By Haresh Gopalan and Desmond TorkornooRead More
OPS Rules Blog: Insights into Supply Chain and Operations Strategy
By Dinesh Natarajan and Sumeet MahajanRead More
Tags: Network Design
Tags: Supply Chain Strategy
We often talk about end to end optimization – the idea that decisions should be made across the supplychain and not in silos. This approach is proven to improve results and ability to leverage resources effectively across the supply chain. In fact, the whole idea of supply chain management is to oversee the entire process starting from raw materials and ending in customer delivery.Read More
“The things we fear most in organizations -- fluctuations, disturbances, imbalances”, part of a famous quote, which I promise to complete later, summarizes the very things that keep most supply chain and operations executives awake at night. The difficulty lies in better predicting these imbalances, and effectively planning to prepare for them. The challenge of optimal deployment of capacity and inventory – what, where, when and how much – will determine how well you deliver value to your shareholders.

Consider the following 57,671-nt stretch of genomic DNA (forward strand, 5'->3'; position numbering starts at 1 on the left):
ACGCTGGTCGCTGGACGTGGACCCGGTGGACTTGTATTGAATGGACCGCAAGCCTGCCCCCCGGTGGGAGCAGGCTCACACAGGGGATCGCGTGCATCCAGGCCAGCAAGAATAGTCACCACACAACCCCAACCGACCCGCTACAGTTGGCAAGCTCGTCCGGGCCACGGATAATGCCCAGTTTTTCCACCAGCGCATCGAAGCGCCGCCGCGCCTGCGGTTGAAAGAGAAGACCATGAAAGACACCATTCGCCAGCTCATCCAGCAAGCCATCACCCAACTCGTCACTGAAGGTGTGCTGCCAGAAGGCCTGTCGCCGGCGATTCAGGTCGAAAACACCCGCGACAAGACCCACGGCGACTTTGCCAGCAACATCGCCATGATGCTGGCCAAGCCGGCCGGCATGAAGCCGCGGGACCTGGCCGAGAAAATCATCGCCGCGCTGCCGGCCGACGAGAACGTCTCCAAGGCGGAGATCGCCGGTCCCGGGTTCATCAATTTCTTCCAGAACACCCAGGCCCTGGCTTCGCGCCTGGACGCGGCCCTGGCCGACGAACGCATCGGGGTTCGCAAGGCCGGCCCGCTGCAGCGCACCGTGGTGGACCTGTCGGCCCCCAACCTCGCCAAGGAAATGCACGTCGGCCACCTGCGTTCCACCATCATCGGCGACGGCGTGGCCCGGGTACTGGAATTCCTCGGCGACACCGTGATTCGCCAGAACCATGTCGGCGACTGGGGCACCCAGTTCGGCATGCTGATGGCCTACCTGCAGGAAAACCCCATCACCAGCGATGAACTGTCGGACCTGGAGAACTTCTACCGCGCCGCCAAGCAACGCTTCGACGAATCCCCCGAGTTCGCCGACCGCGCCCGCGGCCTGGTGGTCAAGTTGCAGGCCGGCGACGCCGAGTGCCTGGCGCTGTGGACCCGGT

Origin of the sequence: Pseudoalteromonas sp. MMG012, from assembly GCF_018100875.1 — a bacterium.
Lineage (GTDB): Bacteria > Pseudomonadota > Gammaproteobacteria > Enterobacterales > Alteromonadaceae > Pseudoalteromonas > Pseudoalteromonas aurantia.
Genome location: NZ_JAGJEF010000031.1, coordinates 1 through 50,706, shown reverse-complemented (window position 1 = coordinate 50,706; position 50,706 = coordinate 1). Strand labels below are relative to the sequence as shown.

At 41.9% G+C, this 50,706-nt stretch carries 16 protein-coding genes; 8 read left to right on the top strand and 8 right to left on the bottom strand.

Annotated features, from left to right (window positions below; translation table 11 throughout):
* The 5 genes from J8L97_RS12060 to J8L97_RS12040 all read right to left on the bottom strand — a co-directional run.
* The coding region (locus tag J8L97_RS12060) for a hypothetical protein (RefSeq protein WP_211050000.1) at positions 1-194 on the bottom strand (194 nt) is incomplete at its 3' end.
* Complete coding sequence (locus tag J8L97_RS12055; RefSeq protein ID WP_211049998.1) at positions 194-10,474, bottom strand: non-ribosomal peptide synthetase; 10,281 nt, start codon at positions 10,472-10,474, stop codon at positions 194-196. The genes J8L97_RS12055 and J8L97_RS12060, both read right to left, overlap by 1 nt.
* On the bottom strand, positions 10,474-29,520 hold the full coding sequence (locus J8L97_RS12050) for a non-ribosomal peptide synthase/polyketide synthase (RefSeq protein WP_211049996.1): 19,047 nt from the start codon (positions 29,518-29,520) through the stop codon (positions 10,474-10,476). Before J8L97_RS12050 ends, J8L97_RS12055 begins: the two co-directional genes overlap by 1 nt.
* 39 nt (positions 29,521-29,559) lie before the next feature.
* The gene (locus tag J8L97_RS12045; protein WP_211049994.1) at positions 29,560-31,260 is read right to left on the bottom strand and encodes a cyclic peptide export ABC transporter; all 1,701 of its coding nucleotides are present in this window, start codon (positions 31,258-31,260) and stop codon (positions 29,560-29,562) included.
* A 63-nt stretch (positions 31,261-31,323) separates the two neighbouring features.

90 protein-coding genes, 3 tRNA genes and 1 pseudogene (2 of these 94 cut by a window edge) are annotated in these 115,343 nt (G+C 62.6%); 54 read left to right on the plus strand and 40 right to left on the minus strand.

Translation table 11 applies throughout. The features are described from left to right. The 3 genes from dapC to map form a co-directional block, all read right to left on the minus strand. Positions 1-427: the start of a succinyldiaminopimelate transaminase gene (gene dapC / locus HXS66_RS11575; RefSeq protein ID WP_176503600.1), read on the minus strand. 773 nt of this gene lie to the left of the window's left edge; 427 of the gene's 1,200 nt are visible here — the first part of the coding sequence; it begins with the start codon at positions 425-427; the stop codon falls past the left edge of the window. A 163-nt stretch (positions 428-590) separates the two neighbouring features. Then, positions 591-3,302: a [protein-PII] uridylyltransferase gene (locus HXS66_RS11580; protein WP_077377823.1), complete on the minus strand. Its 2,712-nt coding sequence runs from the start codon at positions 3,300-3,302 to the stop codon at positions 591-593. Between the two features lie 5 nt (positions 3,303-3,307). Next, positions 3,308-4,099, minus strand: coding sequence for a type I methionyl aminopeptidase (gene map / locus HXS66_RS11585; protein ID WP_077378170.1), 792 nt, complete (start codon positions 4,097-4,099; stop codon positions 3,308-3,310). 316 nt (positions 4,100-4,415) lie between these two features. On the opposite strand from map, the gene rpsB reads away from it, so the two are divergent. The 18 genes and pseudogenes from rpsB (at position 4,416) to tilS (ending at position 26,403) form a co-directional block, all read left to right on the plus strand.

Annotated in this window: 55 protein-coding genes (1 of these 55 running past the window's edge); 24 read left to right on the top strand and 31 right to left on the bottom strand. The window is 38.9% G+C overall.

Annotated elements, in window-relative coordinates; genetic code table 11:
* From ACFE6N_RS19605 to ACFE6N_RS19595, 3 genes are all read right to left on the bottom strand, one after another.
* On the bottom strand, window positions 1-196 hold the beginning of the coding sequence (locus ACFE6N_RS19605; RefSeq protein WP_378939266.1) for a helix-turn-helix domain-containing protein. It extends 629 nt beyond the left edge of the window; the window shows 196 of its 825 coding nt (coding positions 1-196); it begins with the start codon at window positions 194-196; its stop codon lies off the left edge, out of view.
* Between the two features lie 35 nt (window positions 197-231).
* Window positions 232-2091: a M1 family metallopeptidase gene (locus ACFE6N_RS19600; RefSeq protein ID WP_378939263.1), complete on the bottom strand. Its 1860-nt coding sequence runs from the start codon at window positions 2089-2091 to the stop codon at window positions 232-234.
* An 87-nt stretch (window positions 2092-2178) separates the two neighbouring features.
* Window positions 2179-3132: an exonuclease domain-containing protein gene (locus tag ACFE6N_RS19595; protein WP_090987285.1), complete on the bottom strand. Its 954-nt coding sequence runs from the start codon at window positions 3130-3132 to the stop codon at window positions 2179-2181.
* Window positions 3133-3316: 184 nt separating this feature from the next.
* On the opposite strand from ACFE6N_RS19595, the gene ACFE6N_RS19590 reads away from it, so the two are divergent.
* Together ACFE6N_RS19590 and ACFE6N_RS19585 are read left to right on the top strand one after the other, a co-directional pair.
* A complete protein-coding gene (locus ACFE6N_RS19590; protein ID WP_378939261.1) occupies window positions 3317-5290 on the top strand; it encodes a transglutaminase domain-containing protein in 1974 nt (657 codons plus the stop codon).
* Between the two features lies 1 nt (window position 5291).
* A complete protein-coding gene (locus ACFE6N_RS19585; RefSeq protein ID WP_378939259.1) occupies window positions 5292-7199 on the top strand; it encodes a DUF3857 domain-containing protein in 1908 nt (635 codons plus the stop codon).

Architects of global supply chains, traditionally, have focused on strategies that were hypothesized on economies of scale and availability of low cost labor in countries like Brazil, Russia, India and China. But, lately, the surge in demand for improved service, the aggressive competition and the recognition of global uncertainty – uncertainty stimulated by changing labor conditions, extremely volatile oil prices, natural disasters and a spate of other geo-political factors – have made everyone rethink their manufacturing and distribution strategies. Leading global supply chains are being redesigned for not only scalability, but also for flexibility, as we described in leveraging your supply chain as a hedge against uncertainty. A very important part of this redesign process is sensitivity analysis, i.e., testing your network for robustness against controllable as well as uncontrollable factors.